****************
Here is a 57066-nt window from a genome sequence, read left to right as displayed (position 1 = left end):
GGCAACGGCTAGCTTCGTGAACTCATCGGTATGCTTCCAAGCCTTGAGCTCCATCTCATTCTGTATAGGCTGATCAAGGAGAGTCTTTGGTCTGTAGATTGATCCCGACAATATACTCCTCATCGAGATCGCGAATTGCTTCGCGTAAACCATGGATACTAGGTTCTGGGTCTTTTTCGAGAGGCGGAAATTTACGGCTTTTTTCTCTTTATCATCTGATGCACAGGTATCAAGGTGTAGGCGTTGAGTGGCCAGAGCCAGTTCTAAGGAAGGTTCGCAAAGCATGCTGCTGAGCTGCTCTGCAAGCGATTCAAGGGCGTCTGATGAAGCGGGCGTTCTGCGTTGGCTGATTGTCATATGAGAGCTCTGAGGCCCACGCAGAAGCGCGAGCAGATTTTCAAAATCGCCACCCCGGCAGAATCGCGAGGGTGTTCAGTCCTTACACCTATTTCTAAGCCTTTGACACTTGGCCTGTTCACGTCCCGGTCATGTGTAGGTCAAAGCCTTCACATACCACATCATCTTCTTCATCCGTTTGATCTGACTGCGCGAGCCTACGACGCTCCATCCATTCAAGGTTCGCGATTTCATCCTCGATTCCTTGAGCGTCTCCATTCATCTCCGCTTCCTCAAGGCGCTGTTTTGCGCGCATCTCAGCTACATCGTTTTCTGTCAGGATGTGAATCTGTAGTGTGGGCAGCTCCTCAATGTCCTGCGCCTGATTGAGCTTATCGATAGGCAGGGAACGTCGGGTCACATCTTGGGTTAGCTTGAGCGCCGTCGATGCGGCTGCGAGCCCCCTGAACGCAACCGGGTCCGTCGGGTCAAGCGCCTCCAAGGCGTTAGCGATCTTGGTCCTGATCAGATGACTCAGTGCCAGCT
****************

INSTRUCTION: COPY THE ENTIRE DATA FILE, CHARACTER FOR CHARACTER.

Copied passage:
Here is a 57066-nt window from a genome sequence, read left to right as displayed (position 1 = left end):
GGCAACGGCTAGCTTCGTGAACTCATCGGTATGCTTCCAAGCCTTGAGCTCCATCTCATTCTGTATAGGCTGATCAAGGAGAGTCTTTGGTCTGTAGATTGATCCCGACAATATACTCCTCATCGAGATCGCGAATTGCTTCGCGTAAACCATGGATACTAGGTTCTGGGTCTTTTTCGAGAGGCGGAAATTTACGGCTTTTTTCTCTTTATCATCTGATGCACAGGTATCAAGGTGTAGGCGTTGAGTGGCCAGAGCCAGTTCTAAGGAAGGTTCGCAAAGCATGCTGCTGAGCTGCTCTGCAAGCGATTCAAGGGCGTCTGATGAAGCGGGCGTTCTGCGTTGGCTGATTGTCATATGAGAGCTCTGAGGCCCACGCAGAAGCGCGAGCAGATTTTCAAAATCGCCACCCCGGCAGAATCGCGAGGGTGTTCAGTCCTTACACCTATTTCTAAGCCTTTGACACTTGGCCTGTTCACGTCCCGGTCATGTGTAGGTCAAAGCCTTCACATACCACATCATCTTCTTCATCCGTTTGATCTGACTGCGCGAGCCTACGACGCTCCATCCATTCAAGGTTCGCGATTTCATCCTCGATTCCTTGAGCGTCTCCATTCATCTCCGCTTCCTCAAGGCGCTGTTTTGCGCGCATCTCAGCTACATCGTTTTCTGTCAGGATGTGAATCTGTAGTGTGGGCAGCTCCTCAATGTCCTGCGCCTGATTGAGCTTATCGATAGGCAGGGAACGTCGGGTCACATCTTGGGTTAGCTTGAGCGCCGTCGATGCGGCTGCGAGCCCCCTGAACGCAACCGGGTCCGTCGGGTCAAGCGCCTCCAAGGCGTTAGCGATCTTGGTCCTGATCAGATGACTCAGTGCCAGCT